For the 2017/18 budget they have put $68 million to advance self-determination, including establishing a new dedicated community infrastructure fund and to ensure that Aboriginal Victorians are at the heart of the decision making process. Of this, $28.5 million will be invested to support Treaty negotiations, including developing a new Aboriginal community representative body, as well as a self-determination plan to help make Treaty a reality. The government is also putting a total of $21.8 million to supporting projects that are important to our community in Victoria.
While the implementation of these policies seem great - which they are - government now need to allow our community to do our thing without trying to control exactly how that money is spent. Governments have always tried to control our community through actively dividing and conquering with policies that have, for 230 years, sought to control our very existence and restrict our movement and culture. When we are fighting amongst each other they are easily able to control us. It is important therefore that after community receive the funding they take a major step back and allow us to have total control – which is the whole point of self-determination anyway.
In terms of our Federal Government, they are doing nothing. The Turnbull Government rejected one of the recommendations from the Uluru Statement from the Heart that spoke to having an Indigenous advisory board at Commonwealth. This outright rejection, after an extensive and expensive consultation process across Australia was a massive kick to the guts of our people. Pat Anderson, the co-chairwoman of the now disbanded Referendum Council, even stated "The Prime Minister has turned himself into the latest mission manager - he knows what is best for us".
While Malcolm Turnbull seems to support Indigenous people and issues, his support doesn't reach past anything that could threaten his control of Parliament, and his own career as a politician. Regrettably, I don't see much support coming from our Federal government in terms of assisting the self-determination of Indigenous people across Australia.
Some things that I believe would be beneficial to our community would be Aboriginal and Torres Strait Islander only schools such as the ones in America and New Zealand for, their respective Indigenous students. They are proven to be successful in educating and assisting their young people and if implemented properly could be just as supportive within the Australian context. We already have Aboriginal community-controlled organisations which statistically have been proven to be extremely beneficial in terms of indigenous people seeking help for their mental and physical health but also allowing them to feel safe.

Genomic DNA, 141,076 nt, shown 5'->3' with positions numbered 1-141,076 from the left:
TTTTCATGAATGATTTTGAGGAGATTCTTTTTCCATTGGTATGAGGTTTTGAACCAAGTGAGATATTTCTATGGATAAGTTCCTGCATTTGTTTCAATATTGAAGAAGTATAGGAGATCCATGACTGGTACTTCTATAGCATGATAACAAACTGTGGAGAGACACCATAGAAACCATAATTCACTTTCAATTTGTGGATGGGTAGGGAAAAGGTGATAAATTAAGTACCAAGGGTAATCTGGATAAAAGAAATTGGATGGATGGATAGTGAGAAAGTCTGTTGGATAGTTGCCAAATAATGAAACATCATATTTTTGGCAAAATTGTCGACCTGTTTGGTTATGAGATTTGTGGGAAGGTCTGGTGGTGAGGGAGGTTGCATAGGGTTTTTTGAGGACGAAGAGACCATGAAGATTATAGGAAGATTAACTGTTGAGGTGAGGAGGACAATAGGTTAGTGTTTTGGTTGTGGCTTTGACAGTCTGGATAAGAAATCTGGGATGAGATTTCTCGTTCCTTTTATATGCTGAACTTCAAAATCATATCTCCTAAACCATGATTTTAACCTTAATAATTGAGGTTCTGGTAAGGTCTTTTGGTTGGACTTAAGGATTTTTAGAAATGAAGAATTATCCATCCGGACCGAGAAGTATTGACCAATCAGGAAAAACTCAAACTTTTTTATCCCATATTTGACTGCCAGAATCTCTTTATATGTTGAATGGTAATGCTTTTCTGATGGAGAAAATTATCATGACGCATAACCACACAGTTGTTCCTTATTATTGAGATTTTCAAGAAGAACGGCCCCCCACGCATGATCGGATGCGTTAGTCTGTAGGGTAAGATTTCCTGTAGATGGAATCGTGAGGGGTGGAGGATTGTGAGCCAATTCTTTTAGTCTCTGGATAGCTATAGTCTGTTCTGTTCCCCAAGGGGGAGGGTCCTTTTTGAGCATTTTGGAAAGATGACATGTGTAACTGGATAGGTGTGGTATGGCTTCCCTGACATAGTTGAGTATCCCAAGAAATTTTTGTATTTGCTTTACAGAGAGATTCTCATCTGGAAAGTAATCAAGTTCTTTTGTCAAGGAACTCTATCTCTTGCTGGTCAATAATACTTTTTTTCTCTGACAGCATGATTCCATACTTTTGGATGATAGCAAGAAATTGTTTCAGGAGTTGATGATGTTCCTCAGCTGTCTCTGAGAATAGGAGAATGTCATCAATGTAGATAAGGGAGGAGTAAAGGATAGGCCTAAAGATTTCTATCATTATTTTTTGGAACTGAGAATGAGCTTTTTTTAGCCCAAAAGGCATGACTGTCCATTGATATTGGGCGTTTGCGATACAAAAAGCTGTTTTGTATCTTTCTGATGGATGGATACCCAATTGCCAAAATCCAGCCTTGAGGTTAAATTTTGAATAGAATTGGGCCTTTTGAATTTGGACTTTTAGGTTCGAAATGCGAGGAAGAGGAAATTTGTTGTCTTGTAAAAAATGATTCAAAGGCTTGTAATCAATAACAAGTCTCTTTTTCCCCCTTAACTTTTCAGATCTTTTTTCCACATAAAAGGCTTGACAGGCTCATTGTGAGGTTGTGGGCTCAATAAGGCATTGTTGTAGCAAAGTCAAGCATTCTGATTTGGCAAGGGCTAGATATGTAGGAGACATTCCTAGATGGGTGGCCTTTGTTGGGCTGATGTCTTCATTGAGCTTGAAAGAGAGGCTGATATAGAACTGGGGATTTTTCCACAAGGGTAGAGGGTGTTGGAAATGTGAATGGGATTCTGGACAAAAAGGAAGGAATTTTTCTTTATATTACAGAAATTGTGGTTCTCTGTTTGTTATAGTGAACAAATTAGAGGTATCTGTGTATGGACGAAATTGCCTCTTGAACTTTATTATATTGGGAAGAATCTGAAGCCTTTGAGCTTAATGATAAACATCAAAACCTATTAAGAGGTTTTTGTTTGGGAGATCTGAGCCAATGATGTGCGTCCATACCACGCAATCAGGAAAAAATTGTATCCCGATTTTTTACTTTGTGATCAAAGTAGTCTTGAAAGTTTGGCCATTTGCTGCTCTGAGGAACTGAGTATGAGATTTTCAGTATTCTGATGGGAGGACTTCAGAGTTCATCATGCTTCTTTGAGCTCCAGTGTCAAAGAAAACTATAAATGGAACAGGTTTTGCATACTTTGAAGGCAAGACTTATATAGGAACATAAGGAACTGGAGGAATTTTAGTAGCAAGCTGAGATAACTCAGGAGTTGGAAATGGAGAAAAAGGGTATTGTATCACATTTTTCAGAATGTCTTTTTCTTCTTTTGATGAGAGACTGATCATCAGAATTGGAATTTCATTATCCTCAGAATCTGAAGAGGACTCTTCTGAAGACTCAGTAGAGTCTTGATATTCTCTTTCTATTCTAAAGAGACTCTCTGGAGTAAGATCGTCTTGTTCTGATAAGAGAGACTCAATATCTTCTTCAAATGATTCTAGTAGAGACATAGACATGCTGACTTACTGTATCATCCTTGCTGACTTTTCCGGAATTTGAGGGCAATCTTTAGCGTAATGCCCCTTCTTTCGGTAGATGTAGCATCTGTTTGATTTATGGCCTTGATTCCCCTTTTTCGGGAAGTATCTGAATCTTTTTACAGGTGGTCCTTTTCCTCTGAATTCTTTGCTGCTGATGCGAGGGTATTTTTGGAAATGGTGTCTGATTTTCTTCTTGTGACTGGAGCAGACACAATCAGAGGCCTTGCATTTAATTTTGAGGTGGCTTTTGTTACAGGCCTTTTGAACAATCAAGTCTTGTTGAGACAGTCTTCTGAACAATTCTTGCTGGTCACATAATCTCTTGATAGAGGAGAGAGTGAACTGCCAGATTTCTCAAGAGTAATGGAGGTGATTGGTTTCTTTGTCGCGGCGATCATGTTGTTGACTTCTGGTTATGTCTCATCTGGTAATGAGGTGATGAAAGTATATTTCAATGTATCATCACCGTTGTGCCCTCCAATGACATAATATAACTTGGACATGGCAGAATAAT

However these could always be improved with more funding. I also believe all state and territory governments and our Federal government need an Indigenous representative advisory board or committee to play a major role in all policies that will affect Australia First Peoples. This is because I believe having an almost all white government making decisions for the Indigenous community is ridiculous, while they can engage and support in solidarity, non-Indigenous peoples have not and cannot truly understand what we are going through.
Aboriginal self-determination is a vital foundation for moving forward and supporting reconciliation between all communities. While some support is being received from our government, greater leadership and allyship is essential to improve reconciliation, and health, education, justice and social outcomes for Australia's First Peoples efforts.
Reconciliation starts with young people - we are in a position that is uniquely different to that of our parents and grandparents. We are growing up in both the Indigenous and non-Indigenous communities and have a perspective different to that of older generations. We hold less apprehension then most and can work with the non-Indigenous people to further reconciliation between our two communities. The youth of our community benefit greatly and are able to become true individuals and leaders of the future through self-determination and the support of our Elders.
My name is Georgia Mae Capocchi-Hunter and I am a proud Wurundjeri woman of the Kulin Nation in Melbourne.
My name is Georgia Mae Capocchi-Hunter and I am a proud Wurundjeri woman of the Kulin Nation in Melbourne.
I was raised in Melbourne by my family and have always been a part of community events whether it was through my mother or something I wanted to do independently. Community and culture are two of the most important things to me and have shaped who I am as a person. I went through the Wurundjeri women's coming of age ceremony in 2015. This was a big moment for me as it made me feel more connected to my culture - something that is very important to me. I am also performing in Tanderrum - the opening of the Melbourne Festival - with the Djirri Djirri dance group, as well as the rest of the Kulin Nation.
I am passionate about equality and the rights of all people, especially youth. I am an executive member of the Koorie Youth Council and attended the Koorie Youth Summit as a delegate, I am also a part of an online Feminist Book club that is worldwide and has helped me understand the inequality women face around the world, especially women of colour.
I use writing to share my thoughts, feelings and beliefs with the world in a simple and understandable way. I also write in the hopes of educating people about the inequality faced by Indigenous people and people of colour not just in Australia but around the world.